20
Dec
10

the legacy of tron

Is this the computer world or Darth Vader's Apple Store?

TRON: LEGACY is title of the sequel to 1982’s Tron, and in a way the title is apt, because the new film has so much in common with the original, being a flashy and visually striking film with a number of exciting action sequences that ultimately ends up being about nothing much at all.

Where Legacy succeeds is visually. The world inside the computer is stark, simple, and often stunning: if a tad too black. The 3D is used well, switching on only when we enter the digital realm, and generally avoiding the 3D film cliches: the dimensionality is played behind the screen, rarely poking out in front of it. The action scenes are generally well-done and exhilarating.

If the film were a story told in pictures this would be fine. If it were showing us stuff we’ve never seen before or so graphically interesting that story didn’t matter it would also succeed.  Heck if, it was really fun it’d be great. But it’s none of those things, and as such must rely on primarily on story and character.

But the problem with the story is that there isn’t much of one. Sam Flynn is sucked into the computer world and forced to play games by a sapient program named Clu, who was created by and is the spitting image and creation of Sam’s long-lost father, Kevin Flynn. A program named Quorra spirits Sam from the “Game Grid” and takes him to meet his real dad, who’s been trapped in the computer for decades. There’s a limited amount of time in which to escape, and the race is on to get to the “portal” that will let Sam and his father out. Of course, the baddie Clu wants information dear old dad has that will let him invade the real world. Sam must escape, dad must stop Clu, and Quorra is the love interest….so you know what her function is. That’s pretty much it.  Oh, there’s some mumbo jumbo about life forms generated spontaneously in the computer and about changing the world and about the corporation that Sam Flynn is ignoring even though he owns a majority holding, but as none of those amount to a hill of bits they’re not worth discussing.

The second problem is with the characters. Sam Flynn is just another generic bad-boy good guy. He’s daring, smart, sexy, the hero, with nothing much of interest to say and about as much charisma as a computer program.  His dad, Kevin (Jeff Bridges) seems like a high-tech version of “The Dude” (from The Big Lebowski), and speaks most in platitudes. Quorra a is just a wide-eyed neophyte who’s a badass fighter, albeit she has a few mildly endearing moments.  Clu is just evil with a capital EEEEEV.

Hoodies...of the digital world!

The poor story and underdeveloped characters result in the entire film being little more than a flashy 3D chase movie with about as much dimension as a computer screen (despite its being filmed in 3D).

Neophyte feature director Joseph Kosinski’s insistence on real sets and self-lit costumes seems queerly at odds with the film’s subject matter. If ever a film should revel in its artificiality, a Tron film should be it. Instead, by insisting on real/functional costumes and real sets where possible, the film’s design and look becomes shackled to practical concerns. The costumes look like clothing, complete with wrinkles. Skin looks like skin. Makeup looks like makeup. As such, the world ends up looking like a bunch of fancy nightclubs and Apple Stores populated by clubbers in form fitting vinyl with glowy appliques.  Even when there are visual effects generated backgrounds and settings the film frequently fails to stylize the environment. Mist and cloud look like just that. It does not compute.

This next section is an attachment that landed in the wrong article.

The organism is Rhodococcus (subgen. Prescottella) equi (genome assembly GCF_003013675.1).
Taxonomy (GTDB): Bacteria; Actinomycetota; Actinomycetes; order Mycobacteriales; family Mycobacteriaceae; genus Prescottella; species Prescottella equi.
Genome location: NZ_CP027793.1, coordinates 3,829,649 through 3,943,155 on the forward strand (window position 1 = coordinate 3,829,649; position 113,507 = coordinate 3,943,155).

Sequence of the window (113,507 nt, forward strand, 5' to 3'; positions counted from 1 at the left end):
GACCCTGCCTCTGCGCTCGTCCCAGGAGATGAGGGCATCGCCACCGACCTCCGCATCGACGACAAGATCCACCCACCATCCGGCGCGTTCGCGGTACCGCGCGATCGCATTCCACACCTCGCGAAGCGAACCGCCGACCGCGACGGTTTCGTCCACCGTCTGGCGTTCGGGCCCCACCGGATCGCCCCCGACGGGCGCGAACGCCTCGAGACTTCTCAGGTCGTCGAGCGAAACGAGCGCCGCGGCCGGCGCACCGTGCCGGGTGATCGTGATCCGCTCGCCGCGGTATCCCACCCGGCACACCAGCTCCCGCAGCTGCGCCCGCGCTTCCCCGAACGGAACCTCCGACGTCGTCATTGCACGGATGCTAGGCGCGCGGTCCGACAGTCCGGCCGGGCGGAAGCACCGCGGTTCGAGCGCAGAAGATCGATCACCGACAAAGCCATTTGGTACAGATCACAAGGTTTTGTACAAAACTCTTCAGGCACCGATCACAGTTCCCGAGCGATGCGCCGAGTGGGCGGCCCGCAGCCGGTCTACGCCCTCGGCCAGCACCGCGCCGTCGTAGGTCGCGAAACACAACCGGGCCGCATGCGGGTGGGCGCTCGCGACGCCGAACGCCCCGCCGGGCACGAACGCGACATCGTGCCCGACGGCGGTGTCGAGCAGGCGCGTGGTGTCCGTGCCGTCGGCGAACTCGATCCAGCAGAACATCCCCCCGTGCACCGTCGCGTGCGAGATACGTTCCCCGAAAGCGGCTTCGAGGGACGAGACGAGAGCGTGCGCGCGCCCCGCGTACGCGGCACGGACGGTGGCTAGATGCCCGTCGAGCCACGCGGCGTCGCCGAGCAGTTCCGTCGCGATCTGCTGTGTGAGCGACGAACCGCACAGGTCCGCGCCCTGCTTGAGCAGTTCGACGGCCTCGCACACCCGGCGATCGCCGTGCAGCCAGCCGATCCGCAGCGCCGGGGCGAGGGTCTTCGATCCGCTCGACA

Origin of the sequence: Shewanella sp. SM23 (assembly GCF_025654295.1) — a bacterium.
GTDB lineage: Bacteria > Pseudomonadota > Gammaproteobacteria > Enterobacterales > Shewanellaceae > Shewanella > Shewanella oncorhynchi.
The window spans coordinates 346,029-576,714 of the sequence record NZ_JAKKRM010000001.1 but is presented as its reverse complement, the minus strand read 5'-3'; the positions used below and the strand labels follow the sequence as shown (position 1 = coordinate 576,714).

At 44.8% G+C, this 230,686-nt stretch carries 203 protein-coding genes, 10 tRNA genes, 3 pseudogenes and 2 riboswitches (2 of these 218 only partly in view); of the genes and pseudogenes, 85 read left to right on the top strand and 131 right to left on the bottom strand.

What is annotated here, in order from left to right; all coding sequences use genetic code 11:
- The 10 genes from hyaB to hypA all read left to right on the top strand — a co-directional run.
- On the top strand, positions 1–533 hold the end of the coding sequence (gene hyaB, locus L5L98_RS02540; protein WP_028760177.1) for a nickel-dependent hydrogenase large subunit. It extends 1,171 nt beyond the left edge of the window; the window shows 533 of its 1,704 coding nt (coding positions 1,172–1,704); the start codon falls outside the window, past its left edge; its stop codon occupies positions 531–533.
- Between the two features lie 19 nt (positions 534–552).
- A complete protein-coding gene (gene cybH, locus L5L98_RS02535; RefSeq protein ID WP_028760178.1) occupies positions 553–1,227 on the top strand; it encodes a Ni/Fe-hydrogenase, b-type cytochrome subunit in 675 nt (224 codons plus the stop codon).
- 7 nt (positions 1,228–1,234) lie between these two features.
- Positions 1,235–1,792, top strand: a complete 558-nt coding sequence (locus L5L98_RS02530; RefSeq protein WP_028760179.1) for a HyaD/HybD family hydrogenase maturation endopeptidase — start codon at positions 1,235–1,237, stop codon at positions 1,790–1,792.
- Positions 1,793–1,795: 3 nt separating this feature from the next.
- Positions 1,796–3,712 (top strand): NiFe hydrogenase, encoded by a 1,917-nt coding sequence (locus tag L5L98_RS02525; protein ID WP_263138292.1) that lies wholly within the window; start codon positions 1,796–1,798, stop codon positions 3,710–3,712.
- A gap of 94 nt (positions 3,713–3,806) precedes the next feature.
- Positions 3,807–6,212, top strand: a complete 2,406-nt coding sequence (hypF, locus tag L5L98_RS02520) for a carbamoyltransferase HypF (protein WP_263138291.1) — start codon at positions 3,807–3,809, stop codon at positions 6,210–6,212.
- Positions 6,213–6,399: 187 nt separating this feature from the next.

Does this look like the digital realm to you?

As technically awkward as the original Tron looks in hindsight, its world generally looks more alien and unworldly than most of Legacy. The film escapes these limitations occasionally, as the Game Grid with its disk games set in floating glass boxes and lightcycle battles on a multi-leveled glass arena with curving ramps are wonderfully unreal. There’s some real excitement to these sequences, but they’re neither so dazzling nor numerous enough to carry the film.

Surprisingly, given the ubiquity of digital technology today, the film is incredibly naive or flat out ignorant about computers. For instance, Kevin Flynn says that Clu can only repurpose (brainwash) programs but not create them, which is completely at odds with the electronic world we all know where viruses make copies of themselves into new systems and where every copy is a perfect reproduction with no loss in quality.

And that’s what’s particularly sad about Legacy: not only is the story trite, but it’s really got nothing to do with computers and the digital realm that’s part and parcel of our modern age. We live in a world where our lives are increasingly spent interacting with computers and where even our friends and friendships are conducted in a large part digitally. Our relationship status, interests, medical information, and legal misbehavior are all in that computer world, and there’s plenty of opportunity to make a story about the conflict between the “real world” you and the digital ones. But Legacy doesn’t talk about any of that. South Park’s episode “You Have 0 Friends” (click to view) has a hundred times more to say about our relationship to computers than Tron: Legacy. It’s too bad the filmmakers chose the easy path of flash minus substance when they could just as easily have opted to have all that sound and fury signify something.

So, In the end, Tron: Legacy is just a roller-coaster ride through a cool looking world absent anything really to say about computers and how they effect the human condition. In that way, it’s just like the Tron, which is why “legacy” is the perfect summation of Trons past and present.

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